There’s an old story (probably embellished, possibly apocryphal) from Blackboard Jungle’s opening weekend. Not many people remember that 1955 teen drama starring Sidney Poitier and Glenn Ford, but everyone knows the song that made it famous: Bill Hayley & His Comets’ “Rock Around the Clock.” A watershed moment in pop music, if ever there was one, and it motivated a generation to dance. But movie theaters have little space to boogie, so the audience — composed primarily of teenagers — ripped the chairs out of the floor and commenced to jigglin’. No wonder adults were terrified of rock ’n’ roll; it made teens destroy all the furniture.
Ron Mael wasn’t yet 10 when he saw Blackboard Jungle and probably couldn’t have tossed his seat aside if he tried, but Hayley’s raucous number did have a lasting effect: “Hearing the title music changed my whole DNA.”
Ron Mael is the older brother of Russell, the music duo known to the world as Sparks. If those names don’t ring a bell, don’t worry. As the new documentary The Sparks Brothers explains, Sparks might be the most influential band you’ve never heard of.
Part of that is by design. Ron, who writes the songs, and Russell, who sings them, refuse to chase trends. Sometimes the fad du jour intersects with what the Mael brothers are doing, and success follows. Then the industry shifts and Sparks fall out of the limelight, only to come around again.
What kind of music do Sparks produce? Art pop, more or less. Most of their songs are intelligent and humorous, which is one reason Sparks was dismissed while other more jejune bands climbed the charts on the Mael brothers’ backs. Acts like Kraftwerk, Duran Duran, Pet Shop Boys, Gary Numan, Visage and on, owe one hell of a debt to the Maels. Many of them pay tribute here. If they had done so a few decades earlier, it might have lined the Sparks’ coffers more, but you take what you can get.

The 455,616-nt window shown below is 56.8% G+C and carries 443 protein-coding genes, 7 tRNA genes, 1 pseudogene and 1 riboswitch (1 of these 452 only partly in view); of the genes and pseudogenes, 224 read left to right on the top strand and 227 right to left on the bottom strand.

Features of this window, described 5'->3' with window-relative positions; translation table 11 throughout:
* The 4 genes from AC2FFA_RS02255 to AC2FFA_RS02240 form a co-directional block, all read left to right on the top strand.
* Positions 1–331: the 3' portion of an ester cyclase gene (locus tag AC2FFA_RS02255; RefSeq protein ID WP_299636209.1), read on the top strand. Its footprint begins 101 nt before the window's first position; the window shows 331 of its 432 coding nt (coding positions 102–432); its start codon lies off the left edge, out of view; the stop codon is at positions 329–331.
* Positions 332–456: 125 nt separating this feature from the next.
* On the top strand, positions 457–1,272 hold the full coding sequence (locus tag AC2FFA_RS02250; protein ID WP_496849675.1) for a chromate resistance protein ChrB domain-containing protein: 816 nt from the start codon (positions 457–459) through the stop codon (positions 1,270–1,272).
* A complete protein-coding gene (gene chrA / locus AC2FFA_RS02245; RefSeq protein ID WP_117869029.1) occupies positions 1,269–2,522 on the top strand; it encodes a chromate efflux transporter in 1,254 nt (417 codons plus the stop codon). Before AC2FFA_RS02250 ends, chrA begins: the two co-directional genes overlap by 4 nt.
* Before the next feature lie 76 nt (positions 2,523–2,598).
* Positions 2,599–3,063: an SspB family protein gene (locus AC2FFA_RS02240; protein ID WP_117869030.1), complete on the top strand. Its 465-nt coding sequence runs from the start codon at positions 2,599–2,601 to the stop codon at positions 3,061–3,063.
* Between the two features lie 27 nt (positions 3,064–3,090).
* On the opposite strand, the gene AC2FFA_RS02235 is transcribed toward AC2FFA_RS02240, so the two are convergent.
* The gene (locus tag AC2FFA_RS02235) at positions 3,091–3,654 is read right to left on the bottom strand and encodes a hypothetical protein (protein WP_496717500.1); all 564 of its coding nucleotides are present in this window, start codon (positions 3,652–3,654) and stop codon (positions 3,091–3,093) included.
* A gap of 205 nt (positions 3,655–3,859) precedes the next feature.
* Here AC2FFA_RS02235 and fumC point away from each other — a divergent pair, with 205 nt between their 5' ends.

Not that it seems to bother the Maels much: Their satisfaction comes more from the work than the reception. That leaves the cheerleading up to director Edgar Wright, whose enthusiasm is so infectious, so pure, you can’t help but walk away a Sparks fan.
The Sparks Brothers is Wright’s first crack at documentary, and he brings the breakneck pace of his narratives to the proceedings. It works wonders for a movie that runs 140 minutes and never drags, repeats or stops to explain the obvious. It helps that Wright brings in a bevy of visual textures: Archival footage, still photography, talking heads interviews (visually reminiscent of George Hurrell portraits), computer animation, Claymation, visual puns, even word definitions on screen. Wright tears through it all like a famished child wolfing down a bowl of sugary cereal.
The only knock against the doc comes in the final 10 minutes, where Wright refuses to let go. He’s content to talk to these guys, and about these guys, long after the goodbyes.
Who can blame him? It’s been said that a filmmaker is just a failed rock and roller. It’s also been said that a critic is just a failed filmmaker. But that’s a story for another time.